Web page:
Lonely Pakistan elephant quickly adapts to new home in Cambodia

Lonely Pakistan elephant quickly adapts to new home in Cambodia. Photo from Neth Pheaktra.
  • Xinhua
  • December 19, 2020 5:00 AM

ODDAR MEANCHEY -- Lonely Pakistan elephant Kaavan is healthy and has quickly adapted himself to his new home here, Cambodian Ministry of Environment secretary of state and spokesman Neth Pheaktra said on Friday.

The 35-year-old Asian bull elephant arrived in northwest Cambodia's Siem Reap province from Pakistan by a chartered plane on Nov. 30 after spending nearly 35 years in an Islamabad zoo, and he was transported to the Kulen Prum Tep wildlife sanctuary in Oddor Meanchey province soon after his arrival.

Pheaktra said that under the care and protection of the Cambodia Wildlife Sanctuary (CWS), Kaavan has been enjoying his new life with other female elephants in the sanctuary.

"Kaavan is healthy and has adapted himself very well with the atmosphere of his new home, and he starts to get on with other female elephants around him," he told reporters during a visit to the giant mammoth.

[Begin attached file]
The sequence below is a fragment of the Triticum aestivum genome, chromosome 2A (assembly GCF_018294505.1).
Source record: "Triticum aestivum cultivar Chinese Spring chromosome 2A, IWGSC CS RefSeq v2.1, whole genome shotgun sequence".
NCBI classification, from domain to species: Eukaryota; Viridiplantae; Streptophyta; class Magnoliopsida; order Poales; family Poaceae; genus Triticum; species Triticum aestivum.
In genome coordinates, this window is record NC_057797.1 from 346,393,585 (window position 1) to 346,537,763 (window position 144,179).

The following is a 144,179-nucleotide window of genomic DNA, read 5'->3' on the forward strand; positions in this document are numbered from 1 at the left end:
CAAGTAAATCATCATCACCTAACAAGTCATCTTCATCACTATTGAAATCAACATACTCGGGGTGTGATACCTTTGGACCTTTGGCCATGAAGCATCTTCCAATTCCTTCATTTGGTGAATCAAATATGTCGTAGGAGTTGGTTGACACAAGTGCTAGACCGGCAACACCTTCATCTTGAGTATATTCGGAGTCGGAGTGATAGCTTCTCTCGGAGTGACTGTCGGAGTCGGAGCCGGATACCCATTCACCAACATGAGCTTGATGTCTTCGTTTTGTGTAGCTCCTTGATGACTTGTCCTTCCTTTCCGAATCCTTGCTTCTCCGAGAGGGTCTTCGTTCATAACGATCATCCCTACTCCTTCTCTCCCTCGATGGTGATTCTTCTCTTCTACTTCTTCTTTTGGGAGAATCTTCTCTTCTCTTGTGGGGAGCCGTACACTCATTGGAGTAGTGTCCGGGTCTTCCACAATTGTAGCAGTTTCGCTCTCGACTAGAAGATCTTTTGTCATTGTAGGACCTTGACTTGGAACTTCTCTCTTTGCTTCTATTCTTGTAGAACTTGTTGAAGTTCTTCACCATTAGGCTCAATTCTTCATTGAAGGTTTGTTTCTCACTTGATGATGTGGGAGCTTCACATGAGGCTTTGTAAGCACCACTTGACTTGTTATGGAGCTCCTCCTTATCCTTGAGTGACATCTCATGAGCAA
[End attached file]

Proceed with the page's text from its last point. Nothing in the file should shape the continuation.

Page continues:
"From now on, Kaavan, which was previously known as the world's loneliest elephant, is no longer lonely because in the Kulen Prum Tep wildlife sanctuary, we have arranged three female elephants to live with him," he said. "We hope that Kaavan will help produce many Asian baby-elephants for Cambodia."

CWS President Sok Hong said Kaavan has begun to enjoy his new life in the sanctuary and will be released into the wild in the next few months.

"I think it will take three months to take care of Kaavan before releasing him into the wild because now he has started to accustom himself to the nature here," he said.

Pakistan allowed Kaavan to be relocated to Cambodia after it had been kept in an Islamabad zoo for nearly 35 years.

In May, the Islamabad High Court ruled that Kaavan should be sent to a Cambodian wildlife sanctuary to enjoy the rest of his life.

Asian elephants are listed as endangered on the International Union for Conservation of Nature (IUCN) Red List.

Pheaktra said Cambodia is home to hundreds of Asian elephants, mostly living in the Cardamom Mountains and in the northern provinces of Mondulkiri and Ratanakiri.

"According to our report, the number of Asian elephants is between 400 and 600 heads," he said.

The spokesman said Cambodia needs about 40.5 million U.S. dollars in the next 10 years for conserving the Asian elephants in the country.

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